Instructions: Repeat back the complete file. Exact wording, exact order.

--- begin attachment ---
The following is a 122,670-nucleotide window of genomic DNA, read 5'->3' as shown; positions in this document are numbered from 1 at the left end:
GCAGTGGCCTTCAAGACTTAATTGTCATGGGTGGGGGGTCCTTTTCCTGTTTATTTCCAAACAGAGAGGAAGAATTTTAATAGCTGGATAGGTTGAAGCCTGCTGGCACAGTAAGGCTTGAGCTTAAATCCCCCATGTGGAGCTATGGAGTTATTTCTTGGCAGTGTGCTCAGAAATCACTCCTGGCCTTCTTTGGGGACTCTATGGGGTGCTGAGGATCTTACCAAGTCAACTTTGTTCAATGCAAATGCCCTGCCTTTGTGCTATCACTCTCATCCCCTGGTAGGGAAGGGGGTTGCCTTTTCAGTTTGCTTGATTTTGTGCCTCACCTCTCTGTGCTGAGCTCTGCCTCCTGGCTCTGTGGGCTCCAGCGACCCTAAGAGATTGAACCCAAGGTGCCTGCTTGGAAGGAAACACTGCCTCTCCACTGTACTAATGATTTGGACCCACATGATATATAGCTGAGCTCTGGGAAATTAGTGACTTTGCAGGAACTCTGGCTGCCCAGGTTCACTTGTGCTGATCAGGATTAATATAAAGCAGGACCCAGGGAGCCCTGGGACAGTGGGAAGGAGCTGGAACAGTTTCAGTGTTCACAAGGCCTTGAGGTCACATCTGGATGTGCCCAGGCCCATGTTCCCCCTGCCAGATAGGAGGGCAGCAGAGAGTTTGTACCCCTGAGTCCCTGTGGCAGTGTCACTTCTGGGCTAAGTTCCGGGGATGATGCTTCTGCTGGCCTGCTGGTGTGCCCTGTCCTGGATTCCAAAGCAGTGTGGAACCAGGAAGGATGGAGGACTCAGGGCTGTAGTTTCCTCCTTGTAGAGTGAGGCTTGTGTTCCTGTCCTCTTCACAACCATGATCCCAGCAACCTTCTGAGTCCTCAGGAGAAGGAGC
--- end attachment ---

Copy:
The following is a 122,670-nucleotide window of genomic DNA, read 5'->3' as shown; positions in this document are numbered from 1 at the left end:
GCAGTGGCCTTCAAGACTTAATTGTCATGGGTGGGGGGTCCTTTTCCTGTTTATTTCCAAACAGAGAGGAAGAATTTTAATAGCTGGATAGGTTGAAGCCTGCTGGCACAGTAAGGCTTGAGCTTAAATCCCCCATGTGGAGCTATGGAGTTATTTCTTGGCAGTGTGCTCAGAAATCACTCCTGGCCTTCTTTGGGGACTCTATGGGGTGCTGAGGATCTTACCAAGTCAACTTTGTTCAATGCAAATGCCCTGCCTTTGTGCTATCACTCTCATCCCCTGGTAGGGAAGGGGGTTGCCTTTTCAGTTTGCTTGATTTTGTGCCTCACCTCTCTGTGCTGAGCTCTGCCTCCTGGCTCTGTGGGCTCCAGCGACCCTAAGAGATTGAACCCAAGGTGCCTGCTTGGAAGGAAACACTGCCTCTCCACTGTACTAATGATTTGGACCCACATGATATATAGCTGAGCTCTGGGAAATTAGTGACTTTGCAGGAACTCTGGCTGCCCAGGTTCACTTGTGCTGATCAGGATTAATATAAAGCAGGACCCAGGGAGCCCTGGGACAGTGGGAAGGAGCTGGAACAGTTTCAGTGTTCACAAGGCCTTGAGGTCACATCTGGATGTGCCCAGGCCCATGTTCCCCCTGCCAGATAGGAGGGCAGCAGAGAGTTTGTACCCCTGAGTCCCTGTGGCAGTGTCACTTCTGGGCTAAGTTCCGGGGATGATGCTTCTGCTGGCCTGCTGGTGTGCCCTGTCCTGGATTCCAAAGCAGTGTGGAACCAGGAAGGATGGAGGACTCAGGGCTGTAGTTTCCTCCTTGTAGAGTGAGGCTTGTGTTCCTGTCCTCTTCACAACCATGATCCCAGCAACCTTCTGAGTCCTCAGGAGAAGGAGC